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Another Voice: Hospice, palliative care cover broad range of conditions

By Dr. Richard Castaldo

As the holidays approach, hospice and palliative care professionals and volunteers can reflect on another dedicated year of providing specialized services for patients and personalized support for families and caregivers faced with late-stage illnesses across the Buffalo Niagara region.

Each year, nearly 1.5 million people in the United States receive hospice care, and almost 50 percent of Medicare enrollees are in a hospice program at the time of their death.

Since former President Jimmy Carter first issued a proclamation in 1979 recognizing the value of hospice, National Hospice and Palliative Care Month as been commemorated in November. Forty years later, this distinction continues to highlight the growth of hospice and the benefits it provides.

This recognition also shines a light on the half-million professionals and volunteers nationwide who contribute their expertise in medical, emotional, spiritual and social services to patients and families. They are committed to delivering care and dignity at the most challenging times while ensuring families have all the information to navigate end-of-life care.

Hospice care takes place wherever an individual lives, including family homes, hospitals and skilled nursing facilities, while palliative care occurs in homes and assisted living facilities.

At hospice, patients are not defined by their diagnosis; he or she is treated as a unique person who seeks symptom management and comfort. Hospice takes a comprehensive approach in treating the patient and family as one unit and customizing the plan for each person’s needs and challenges. Any type of terminal illness can qualify an individual for hospice, including Alzheimer’s disease and related dementia conditions that are becoming more prevalent.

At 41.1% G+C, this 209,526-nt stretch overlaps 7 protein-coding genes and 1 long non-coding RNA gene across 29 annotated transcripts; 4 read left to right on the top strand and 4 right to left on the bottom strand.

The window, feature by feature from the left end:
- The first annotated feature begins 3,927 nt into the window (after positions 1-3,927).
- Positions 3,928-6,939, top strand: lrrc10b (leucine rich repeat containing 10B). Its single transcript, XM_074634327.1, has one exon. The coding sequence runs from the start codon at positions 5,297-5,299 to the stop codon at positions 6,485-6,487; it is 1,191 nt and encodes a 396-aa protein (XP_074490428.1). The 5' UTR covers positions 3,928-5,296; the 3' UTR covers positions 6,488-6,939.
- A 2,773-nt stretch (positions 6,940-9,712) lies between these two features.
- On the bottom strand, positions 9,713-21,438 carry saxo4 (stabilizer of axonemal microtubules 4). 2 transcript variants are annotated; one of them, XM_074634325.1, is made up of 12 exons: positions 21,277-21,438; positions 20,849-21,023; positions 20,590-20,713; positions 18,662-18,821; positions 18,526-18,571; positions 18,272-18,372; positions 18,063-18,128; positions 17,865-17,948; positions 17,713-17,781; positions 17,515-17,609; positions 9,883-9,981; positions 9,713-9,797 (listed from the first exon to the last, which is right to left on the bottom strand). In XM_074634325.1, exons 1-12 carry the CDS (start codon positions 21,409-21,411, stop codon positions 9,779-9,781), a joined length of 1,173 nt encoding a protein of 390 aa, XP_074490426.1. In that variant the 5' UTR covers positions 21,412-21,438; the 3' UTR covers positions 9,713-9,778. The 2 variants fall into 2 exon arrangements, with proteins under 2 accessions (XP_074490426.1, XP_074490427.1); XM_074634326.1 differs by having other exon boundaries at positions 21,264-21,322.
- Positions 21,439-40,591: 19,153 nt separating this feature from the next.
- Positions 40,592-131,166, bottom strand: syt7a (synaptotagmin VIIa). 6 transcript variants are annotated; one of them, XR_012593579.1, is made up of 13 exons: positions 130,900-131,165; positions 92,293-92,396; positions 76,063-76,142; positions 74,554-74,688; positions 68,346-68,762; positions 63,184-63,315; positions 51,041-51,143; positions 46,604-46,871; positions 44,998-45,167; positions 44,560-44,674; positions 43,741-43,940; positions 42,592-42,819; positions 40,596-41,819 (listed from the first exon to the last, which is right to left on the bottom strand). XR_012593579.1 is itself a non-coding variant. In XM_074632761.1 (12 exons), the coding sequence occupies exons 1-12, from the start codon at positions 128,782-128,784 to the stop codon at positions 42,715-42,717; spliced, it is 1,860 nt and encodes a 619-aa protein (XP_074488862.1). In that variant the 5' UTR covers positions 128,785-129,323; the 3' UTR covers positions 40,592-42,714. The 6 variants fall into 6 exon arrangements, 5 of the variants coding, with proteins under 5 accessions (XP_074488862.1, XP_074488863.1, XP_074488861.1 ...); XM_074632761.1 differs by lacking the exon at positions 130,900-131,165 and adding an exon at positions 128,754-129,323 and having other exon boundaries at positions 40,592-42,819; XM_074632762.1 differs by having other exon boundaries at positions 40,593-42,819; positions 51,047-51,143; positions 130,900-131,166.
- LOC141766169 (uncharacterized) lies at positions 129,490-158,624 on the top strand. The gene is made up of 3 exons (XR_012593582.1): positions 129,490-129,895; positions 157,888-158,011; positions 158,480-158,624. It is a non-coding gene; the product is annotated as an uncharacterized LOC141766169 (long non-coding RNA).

Palliative care is another vital component of the continuum of symptom management services available to people with a serious, chronic illness. This program helps patients maintain their quality of life and enables the transition to hospice when the time is right.
When people look back on their hospice experience for a loved one, the sentiment that is often expressed is they wish they had called sooner. Hospice professionals are always willing to have early discussions to assess a prognosis and evaluate options and eligibility.

Even if the time may not be right, clinical staff will follow up on a patient’s status and symptoms that can compound to yield a significant decline in managing daily living activities. Admitting patients sooner in the illness progression can provide a longer-term plan to alleviate discomfort and maximize the valuable time left.

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Dr. Richard Castaldo is the medical director at Niagara Hospice.

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